Date of Award

January 2020

Document Type


Degree Name

Master of Public Health (MPH)


School of Public Health

First Advisor

Joshua D. Wallach

Second Advisor

Joseph S. Ross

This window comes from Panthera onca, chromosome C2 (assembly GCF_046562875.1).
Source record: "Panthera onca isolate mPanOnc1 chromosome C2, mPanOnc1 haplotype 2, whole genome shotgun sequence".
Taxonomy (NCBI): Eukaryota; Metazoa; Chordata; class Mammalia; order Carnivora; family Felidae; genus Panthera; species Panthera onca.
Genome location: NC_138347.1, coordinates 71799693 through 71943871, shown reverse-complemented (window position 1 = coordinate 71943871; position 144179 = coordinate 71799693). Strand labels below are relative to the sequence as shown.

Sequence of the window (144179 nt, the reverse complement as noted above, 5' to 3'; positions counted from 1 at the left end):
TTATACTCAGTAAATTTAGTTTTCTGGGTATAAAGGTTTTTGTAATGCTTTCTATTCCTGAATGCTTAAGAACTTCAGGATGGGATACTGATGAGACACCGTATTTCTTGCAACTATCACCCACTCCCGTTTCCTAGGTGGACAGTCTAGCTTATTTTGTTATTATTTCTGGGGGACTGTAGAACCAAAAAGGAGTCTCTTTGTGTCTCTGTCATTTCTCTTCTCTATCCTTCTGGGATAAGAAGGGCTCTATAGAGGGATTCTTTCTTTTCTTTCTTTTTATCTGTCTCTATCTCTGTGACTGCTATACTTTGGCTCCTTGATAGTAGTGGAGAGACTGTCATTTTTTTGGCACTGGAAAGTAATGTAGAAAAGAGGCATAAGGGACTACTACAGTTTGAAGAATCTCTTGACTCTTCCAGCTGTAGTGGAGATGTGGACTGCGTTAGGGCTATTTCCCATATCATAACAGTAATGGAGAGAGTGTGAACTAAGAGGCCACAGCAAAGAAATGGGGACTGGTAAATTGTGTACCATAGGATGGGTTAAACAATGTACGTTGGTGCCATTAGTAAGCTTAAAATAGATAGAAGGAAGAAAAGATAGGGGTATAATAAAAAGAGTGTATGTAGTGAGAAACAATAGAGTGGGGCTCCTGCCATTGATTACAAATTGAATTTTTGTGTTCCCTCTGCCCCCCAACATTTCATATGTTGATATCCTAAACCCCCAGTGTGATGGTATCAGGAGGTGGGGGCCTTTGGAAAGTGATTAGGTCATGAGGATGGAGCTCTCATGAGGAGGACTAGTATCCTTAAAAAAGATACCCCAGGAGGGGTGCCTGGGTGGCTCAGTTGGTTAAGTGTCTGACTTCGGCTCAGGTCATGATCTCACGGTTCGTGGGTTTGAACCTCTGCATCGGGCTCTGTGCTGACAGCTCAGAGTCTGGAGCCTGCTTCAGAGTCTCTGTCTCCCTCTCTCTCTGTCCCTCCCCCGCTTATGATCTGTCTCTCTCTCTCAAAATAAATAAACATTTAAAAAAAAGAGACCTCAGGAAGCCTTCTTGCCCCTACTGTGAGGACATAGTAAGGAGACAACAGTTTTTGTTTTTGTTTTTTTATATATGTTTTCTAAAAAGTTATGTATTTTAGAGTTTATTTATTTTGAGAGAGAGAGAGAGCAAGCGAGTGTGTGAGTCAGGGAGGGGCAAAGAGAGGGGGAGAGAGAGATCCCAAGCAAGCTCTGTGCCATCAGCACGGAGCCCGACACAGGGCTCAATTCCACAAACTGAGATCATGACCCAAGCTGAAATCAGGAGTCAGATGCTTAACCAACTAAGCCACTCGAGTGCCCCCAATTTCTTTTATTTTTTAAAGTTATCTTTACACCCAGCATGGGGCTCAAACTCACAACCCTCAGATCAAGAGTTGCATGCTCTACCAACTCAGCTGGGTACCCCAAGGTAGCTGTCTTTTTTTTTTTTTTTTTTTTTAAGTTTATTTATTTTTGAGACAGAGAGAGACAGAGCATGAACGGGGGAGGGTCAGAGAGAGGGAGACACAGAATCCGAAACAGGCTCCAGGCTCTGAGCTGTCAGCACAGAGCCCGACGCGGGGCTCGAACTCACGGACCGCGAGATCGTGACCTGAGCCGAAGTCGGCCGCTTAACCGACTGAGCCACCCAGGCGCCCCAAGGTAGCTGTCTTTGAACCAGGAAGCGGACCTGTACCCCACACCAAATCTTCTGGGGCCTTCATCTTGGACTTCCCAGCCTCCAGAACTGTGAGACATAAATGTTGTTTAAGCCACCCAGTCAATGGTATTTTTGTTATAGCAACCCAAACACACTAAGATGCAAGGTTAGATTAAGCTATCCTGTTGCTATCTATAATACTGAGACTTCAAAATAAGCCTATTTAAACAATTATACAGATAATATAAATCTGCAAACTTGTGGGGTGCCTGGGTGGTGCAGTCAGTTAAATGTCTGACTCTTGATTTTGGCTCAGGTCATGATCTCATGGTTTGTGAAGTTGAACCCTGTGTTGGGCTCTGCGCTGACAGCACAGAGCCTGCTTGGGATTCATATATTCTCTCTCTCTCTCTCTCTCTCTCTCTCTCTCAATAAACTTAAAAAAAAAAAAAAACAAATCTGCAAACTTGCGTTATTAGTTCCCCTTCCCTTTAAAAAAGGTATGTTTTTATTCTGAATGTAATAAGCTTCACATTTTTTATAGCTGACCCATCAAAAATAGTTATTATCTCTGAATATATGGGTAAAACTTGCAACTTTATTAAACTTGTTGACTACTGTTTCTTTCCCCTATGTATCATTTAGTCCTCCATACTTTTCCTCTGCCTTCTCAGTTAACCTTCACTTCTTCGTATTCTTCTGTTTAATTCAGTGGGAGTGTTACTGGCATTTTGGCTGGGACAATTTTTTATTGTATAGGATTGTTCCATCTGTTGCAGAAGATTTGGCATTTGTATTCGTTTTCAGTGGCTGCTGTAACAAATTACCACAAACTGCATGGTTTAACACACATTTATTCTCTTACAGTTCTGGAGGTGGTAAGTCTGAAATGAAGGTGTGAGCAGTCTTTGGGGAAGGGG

Background: Controlled clinical trials are used to guide the decisions made by patients, clinicians, and policy makers. In order to inform care, it is recommended that controlled trials with binary outcomes and/or survival data report both relative and absolute effect measures. Objectives: To evaluate the characteristics and trends of reporting of absolute risk reduction (ARR), number needed to treat (NNT), and number needed to harm (NNH) among controlled trials published in the highest impact factor medical journals. Methods: Among the six highest impact factor general and internal medicine journals according to Journal Citation Reports, we identified all controlled superiority trials reporting binary outcomes or survival data in 2001, 2007, 2013 and 2019. We abstracted key study characteristics and for each NNT, NNH, or ARR identified, we recorded whether 95% CIs, P-values, and effect estimates were reported, the location of reporting, and the corresponding outcome type (primary vs. secondary). Results: Among 685 eligible trials, 103 (15%) reported at least one NNT, NNH, and/or ARR. There was a slight increase in reporting over time (15.5% in 2001 vs. 34.0% in 2019; p <0.01). The 103 (103/685) trials with at least one NNT, NNH, and/or ARR were larger (1637 vs. 772 median enrollment) and more likely to be in the clinical area of cardiology (27.2% vs. 18.2%). Of the 142 NNT/NNH and 59 ARR values reported, the majority (92/142, 64.8% NNT/NNH; 50/59, 84.7% ARR) were for primary outcomes. Only one in ten NNT/NNH were reported with a 95% confidence interval and/or P-value (14/142, 9.9%). There were 60 NNT and NNH values reported with effect estimates, of which 52 (86.7%) were statistically significant. Conclusions: Our findings suggest that while there may be an increase in reporting of NNT, NNH, and/or ARR over time, reporting is still rare and often incomplete. Therefore, opportunities exist for improving the reporting quality and frequency of absolute measures in controlled trials.


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